Just think of all the gorgeous colours that could be generated. Plus, the motorways could be coloured blue, the main roads green, the minor roads red and the little lanes yellow. All to match my road atlas.

We'll never turn onto the wrong road at night again.

Admittedly, as far as I know, luminescent paint is slightly radioactive. So all our cars will need lead underpans (lead underpants for cyclists). Then the handling and performance will be affected. So we won't be able to go quick after all.

Come to think of it, it's a silly idea. I tell you what - let me take another look at that bicycle clip concept again.

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Author: Vince Poynter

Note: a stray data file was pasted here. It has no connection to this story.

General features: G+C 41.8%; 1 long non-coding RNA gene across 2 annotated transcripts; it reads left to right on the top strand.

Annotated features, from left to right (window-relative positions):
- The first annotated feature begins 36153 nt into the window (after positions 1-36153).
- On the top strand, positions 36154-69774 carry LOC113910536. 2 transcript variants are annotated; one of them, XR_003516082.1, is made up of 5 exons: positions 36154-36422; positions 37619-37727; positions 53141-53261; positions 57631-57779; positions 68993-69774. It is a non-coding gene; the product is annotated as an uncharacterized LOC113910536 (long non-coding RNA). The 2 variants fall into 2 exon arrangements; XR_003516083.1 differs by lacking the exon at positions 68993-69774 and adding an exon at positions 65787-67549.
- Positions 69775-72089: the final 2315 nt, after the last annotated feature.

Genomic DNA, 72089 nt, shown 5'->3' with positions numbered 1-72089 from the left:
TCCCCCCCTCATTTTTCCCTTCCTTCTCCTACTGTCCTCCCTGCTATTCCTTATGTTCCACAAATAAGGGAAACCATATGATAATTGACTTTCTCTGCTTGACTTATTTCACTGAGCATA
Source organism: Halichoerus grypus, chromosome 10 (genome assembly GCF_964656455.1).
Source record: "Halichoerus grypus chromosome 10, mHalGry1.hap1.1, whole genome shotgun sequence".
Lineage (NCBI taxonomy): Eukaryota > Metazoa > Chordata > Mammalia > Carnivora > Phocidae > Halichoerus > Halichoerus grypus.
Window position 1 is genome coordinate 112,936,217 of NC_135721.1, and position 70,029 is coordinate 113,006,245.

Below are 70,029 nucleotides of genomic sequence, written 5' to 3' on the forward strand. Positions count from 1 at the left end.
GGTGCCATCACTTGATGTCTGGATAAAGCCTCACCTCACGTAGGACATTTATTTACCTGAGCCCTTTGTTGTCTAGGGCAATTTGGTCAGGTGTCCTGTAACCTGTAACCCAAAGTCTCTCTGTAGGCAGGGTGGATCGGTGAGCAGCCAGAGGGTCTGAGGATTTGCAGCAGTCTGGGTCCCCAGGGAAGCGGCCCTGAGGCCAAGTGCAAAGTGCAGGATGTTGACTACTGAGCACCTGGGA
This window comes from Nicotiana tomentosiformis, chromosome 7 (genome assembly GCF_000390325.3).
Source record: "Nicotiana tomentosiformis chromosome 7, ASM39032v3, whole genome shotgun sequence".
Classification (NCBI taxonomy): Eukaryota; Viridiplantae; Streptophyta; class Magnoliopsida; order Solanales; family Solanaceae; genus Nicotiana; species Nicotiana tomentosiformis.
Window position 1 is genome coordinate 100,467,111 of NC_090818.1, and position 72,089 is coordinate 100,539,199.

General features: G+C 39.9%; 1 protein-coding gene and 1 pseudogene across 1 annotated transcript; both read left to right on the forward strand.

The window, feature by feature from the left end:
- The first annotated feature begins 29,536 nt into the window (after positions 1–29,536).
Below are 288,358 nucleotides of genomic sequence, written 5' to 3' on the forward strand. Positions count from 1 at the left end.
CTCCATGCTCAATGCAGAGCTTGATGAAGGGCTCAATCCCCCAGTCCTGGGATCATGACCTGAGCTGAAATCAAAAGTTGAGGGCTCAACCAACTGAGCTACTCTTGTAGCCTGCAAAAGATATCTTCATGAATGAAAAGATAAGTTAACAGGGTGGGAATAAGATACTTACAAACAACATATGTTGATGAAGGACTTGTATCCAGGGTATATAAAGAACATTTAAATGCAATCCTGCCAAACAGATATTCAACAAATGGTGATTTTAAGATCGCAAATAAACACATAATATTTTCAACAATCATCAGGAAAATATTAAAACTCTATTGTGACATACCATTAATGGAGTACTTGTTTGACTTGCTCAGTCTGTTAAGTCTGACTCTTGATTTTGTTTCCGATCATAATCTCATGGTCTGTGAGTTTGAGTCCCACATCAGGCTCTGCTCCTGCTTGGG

*Little known fact: Tarmac is a registered name used in a generic way, much like Hoover
Version m5.024 24 Nov 2017
First Published: Version 1.00 in Oct 2003 and reproduced here in full, unedited
The image depicts a Peugeot 406 Coupe travelling on a typical British A-road, taken by the author in April 2016. The image was added in Version m5.024 24 Nov 2017



Fuels

Image of toy Shell classic petrol pump

Oil be seeing you. Oilways

Do you consider yourself green?

I suppose the answer would be yes if you are either a resident of the planet Nerasis (sector 45AF.789 in the Zarciod Belt, turn right past Uranus and it's only a block or two away) or a pedal cycling, anally retentive killjoy with a huge chip on your shoulder. Either way, you ain't gonna like what I say.

Fossil fuels. Burn 'em.